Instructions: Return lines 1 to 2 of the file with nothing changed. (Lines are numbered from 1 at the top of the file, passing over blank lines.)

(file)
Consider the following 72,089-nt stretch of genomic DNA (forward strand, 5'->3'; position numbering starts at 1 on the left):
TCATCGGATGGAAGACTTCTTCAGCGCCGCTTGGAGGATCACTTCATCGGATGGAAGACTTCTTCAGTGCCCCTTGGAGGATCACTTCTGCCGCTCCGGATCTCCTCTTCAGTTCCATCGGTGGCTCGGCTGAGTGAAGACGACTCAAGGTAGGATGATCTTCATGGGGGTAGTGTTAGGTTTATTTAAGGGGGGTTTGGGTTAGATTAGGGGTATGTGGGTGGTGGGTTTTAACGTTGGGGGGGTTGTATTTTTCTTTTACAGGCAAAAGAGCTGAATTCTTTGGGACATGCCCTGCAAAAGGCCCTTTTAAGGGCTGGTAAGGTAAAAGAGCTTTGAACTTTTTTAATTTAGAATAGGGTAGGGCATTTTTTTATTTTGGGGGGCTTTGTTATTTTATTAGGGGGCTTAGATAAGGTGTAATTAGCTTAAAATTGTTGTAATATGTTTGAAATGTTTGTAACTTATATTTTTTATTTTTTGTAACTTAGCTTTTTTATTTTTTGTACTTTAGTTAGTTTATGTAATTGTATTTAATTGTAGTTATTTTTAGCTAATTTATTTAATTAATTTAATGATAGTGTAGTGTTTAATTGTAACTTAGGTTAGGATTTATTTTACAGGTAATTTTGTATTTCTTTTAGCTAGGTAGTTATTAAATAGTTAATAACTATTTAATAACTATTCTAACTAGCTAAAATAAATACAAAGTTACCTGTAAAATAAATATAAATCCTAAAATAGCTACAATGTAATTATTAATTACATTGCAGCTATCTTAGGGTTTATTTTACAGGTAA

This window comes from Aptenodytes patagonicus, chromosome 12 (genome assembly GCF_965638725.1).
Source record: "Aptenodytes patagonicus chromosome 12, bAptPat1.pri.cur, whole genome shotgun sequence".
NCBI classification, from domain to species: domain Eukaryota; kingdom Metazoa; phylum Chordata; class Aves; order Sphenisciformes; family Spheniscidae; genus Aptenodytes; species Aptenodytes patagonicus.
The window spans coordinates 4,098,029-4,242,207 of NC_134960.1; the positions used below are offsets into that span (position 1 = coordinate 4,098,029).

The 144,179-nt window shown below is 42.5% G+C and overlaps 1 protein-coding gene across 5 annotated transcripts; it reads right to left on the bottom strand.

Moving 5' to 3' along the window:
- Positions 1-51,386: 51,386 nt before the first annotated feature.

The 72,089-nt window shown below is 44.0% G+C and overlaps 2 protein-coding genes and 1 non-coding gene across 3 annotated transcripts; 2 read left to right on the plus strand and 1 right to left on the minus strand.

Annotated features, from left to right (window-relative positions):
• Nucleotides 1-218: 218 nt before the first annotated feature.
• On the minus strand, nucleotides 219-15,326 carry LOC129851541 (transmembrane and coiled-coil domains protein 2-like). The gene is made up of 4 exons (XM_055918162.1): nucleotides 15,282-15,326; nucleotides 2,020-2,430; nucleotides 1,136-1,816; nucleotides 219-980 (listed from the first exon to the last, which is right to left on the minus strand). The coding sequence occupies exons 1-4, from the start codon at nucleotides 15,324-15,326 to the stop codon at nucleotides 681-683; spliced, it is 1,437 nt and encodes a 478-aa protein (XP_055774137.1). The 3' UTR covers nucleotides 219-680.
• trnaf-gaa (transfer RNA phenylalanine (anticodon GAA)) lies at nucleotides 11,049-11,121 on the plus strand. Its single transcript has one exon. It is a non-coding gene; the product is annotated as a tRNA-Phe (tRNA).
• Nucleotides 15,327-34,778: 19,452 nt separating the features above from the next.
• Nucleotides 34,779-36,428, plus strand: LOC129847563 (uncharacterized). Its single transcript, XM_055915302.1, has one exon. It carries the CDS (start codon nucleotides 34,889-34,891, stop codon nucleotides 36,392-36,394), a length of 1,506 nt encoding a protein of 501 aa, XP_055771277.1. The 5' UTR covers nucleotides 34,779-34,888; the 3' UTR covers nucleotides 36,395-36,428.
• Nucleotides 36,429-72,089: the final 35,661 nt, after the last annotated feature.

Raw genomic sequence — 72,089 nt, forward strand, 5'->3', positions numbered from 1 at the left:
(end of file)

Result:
Consider the following 72,089-nt stretch of genomic DNA (forward strand, 5'->3'; position numbering starts at 1 on the left):
TCATCGGATGGAAGACTTCTTCAGCGCCGCTTGGAGGATCACTTCATCGGATGGAAGACTTCTTCAGTGCCCCTTGGAGGATCACTTCTGCCGCTCCGGATCTCCTCTTCAGTTCCATCGGTGGCTCGGCTGAGTGAAGACGACTCAAGGTAGGATGATCTTCATGGGGGTAGTGTTAGGTTTATTTAAGGGGGGTTTGGGTTAGATTAGGGGTATGTGGGTGGTGGGTTTTAACGTTGGGGGGGTTGTATTTTTCTTTTACAGGCAAAAGAGCTGAATTCTTTGGGACATGCCCTGCAAAAGGCCCTTTTAAGGGCTGGTAAGGTAAAAGAGCTTTGAACTTTTTTAATTTAGAATAGGGTAGGGCATTTTTTTATTTTGGGGGGCTTTGTTATTTTATTAGGGGGCTTAGATAAGGTGTAATTAGCTTAAAATTGTTGTAATATGTTTGAAATGTTTGTAACTTATATTTTTTATTTTTTGTAACTTAGCTTTTTTATTTTTTGTACTTTAGTTAGTTTATGTAATTGTATTTAATTGTAGTTATTTTTAGCTAATTTATTTAATTAATTTAATGATAGTGTAGTGTTTAATTGTAACTTAGGTTAGGATTTATTTTACAGGTAATTTTGTATTTCTTTTAGCTAGGTAGTTATTAAATAGTTAATAACTATTTAATAACTATTCTAACTAGCTAAAATAAATACAAAGTTACCTGTAAAATAAATATAAATCCTAAAATAGCTACAATGTAATTATTAATTACATTGCAGCTATCTTAGGGTTTATTTTACAGGTAA